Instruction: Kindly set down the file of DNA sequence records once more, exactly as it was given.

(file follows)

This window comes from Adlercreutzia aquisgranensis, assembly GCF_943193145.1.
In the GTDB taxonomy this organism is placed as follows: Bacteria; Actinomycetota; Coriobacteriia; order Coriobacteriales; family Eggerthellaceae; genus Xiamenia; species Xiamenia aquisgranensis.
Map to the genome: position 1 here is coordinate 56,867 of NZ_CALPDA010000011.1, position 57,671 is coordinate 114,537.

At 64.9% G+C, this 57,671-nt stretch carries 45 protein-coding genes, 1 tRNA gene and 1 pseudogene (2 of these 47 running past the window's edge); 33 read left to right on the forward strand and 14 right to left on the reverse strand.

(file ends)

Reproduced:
This window comes from Adlercreutzia aquisgranensis, assembly GCF_943193145.1.
In the GTDB taxonomy this organism is placed as follows: Bacteria; Actinomycetota; Coriobacteriia; order Coriobacteriales; family Eggerthellaceae; genus Xiamenia; species Xiamenia aquisgranensis.
Map to the genome: position 1 here is coordinate 56,867 of NZ_CALPDA010000011.1, position 57,671 is coordinate 114,537.

At 64.9% G+C, this 57,671-nt stretch carries 45 protein-coding genes, 1 tRNA gene and 1 pseudogene (2 of these 47 running past the window's edge); 33 read left to right on the forward strand and 14 right to left on the reverse strand.